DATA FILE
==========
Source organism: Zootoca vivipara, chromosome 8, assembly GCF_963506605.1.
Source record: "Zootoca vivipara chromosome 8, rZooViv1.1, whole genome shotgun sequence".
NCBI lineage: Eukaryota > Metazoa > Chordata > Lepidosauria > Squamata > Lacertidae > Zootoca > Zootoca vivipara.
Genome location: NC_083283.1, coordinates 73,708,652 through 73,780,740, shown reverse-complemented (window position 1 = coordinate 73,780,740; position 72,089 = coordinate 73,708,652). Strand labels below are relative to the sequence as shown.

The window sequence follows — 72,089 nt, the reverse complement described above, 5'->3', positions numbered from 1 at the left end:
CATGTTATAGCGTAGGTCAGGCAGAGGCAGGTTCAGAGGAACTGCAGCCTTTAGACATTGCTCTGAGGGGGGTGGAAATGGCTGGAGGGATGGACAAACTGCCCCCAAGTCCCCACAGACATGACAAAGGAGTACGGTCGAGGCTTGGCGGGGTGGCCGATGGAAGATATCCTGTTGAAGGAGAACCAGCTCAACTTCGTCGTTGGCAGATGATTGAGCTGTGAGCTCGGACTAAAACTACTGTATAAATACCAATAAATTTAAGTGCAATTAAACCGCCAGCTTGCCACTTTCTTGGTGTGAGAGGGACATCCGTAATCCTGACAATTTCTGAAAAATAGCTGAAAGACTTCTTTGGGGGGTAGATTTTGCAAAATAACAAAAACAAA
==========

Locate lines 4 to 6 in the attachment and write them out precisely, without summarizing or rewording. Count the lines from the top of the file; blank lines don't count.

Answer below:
Genome location: NC_083283.1, coordinates 73,708,652 through 73,780,740, shown reverse-complemented (window position 1 = coordinate 73,780,740; position 72,089 = coordinate 73,708,652). Strand labels below are relative to the sequence as shown.

The window sequence follows — 72,089 nt, the reverse complement described above, 5'->3', positions numbered from 1 at the left end:
CATGTTATAGCGTAGGTCAGGCAGAGGCAGGTTCAGAGGAACTGCAGCCTTTAGACATTGCTCTGAGGGGGGTGGAAATGGCTGGAGGGATGGACAAACTGCCCCCAAGTCCCCACAGACATGACAAAGGAGTACGGTCGAGGCTTGGCGGGGTGGCCGATGGAAGATATCCTGTTGAAGGAGAACCAGCTCAACTTCGTCGTTGGCAGATGATTGAGCTGTGAGCTCGGACTAAAACTACTGTATAAATACCAATAAATTTAAGTGCAATTAAACCGCCAGCTTGCCACTTTCTTGGTGTGAGAGGGACATCCGTAATCCTGACAATTTCTGAAAAATAGCTGAAAGACTTCTTTGGGGGGTAGATTTTGCAAAATAACAAAAACAAA